d. How would this modification affect the costs the Rule imposes on 
consumers?
    e. How would this modification affect the benefits to consumers?
    3. Should the Rule be modified to reference or incorporate any 
other information security standards or frameworks, such as the 
National Institute of Standards and Technology's Cybersecurity 
Framework or the Payment Card Industry Data Security Standards? If so, 
which standards should be incorporated or referenced and how should 
they by referenced or incorporated by the Rule?
    a. What evidence supports such a modification?
    b. How would this modification affect the costs the Rule imposes on 
businesses, including small businesses?
    c. How would this modification affect the benefits to businesses?
    d. How would this modification affect the costs the Rule imposes on 
consumers?
    e. How would this modification affect the benefits to consumers?
    4. For the purpose of clarity, should the Rule be modified to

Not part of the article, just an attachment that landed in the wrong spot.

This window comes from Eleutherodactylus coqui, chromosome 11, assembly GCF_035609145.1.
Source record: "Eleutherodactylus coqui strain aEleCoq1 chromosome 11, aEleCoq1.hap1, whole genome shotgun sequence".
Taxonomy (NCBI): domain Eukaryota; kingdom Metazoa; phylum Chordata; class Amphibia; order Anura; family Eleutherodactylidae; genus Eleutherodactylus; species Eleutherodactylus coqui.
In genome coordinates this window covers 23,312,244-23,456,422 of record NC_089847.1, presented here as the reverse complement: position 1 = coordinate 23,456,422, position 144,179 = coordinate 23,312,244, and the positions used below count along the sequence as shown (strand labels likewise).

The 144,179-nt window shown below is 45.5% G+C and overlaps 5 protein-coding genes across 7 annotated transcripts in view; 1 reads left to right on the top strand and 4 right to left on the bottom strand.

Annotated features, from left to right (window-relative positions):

include its own definitions of terms, such as ``financial 
institution'', rather than incorporating the definitions found in the 
Privacy Rule?
    a. What evidence supports such a modification?
    b. How would this modification affect the costs the Rule imposes on 
businesses, including small businesses?
    c. How would this modification affect the benefits to businesses?
    d. How would this modification affect the costs the Rule imposes on 
consumers?
    e. How would this modification affect the benefits to consumers?
    5. The current Safeguards Rule incorporates the Privacy Rule's 
definition of ``financial institutions'' as entities that are 
significantly engaged in financial activities, including activities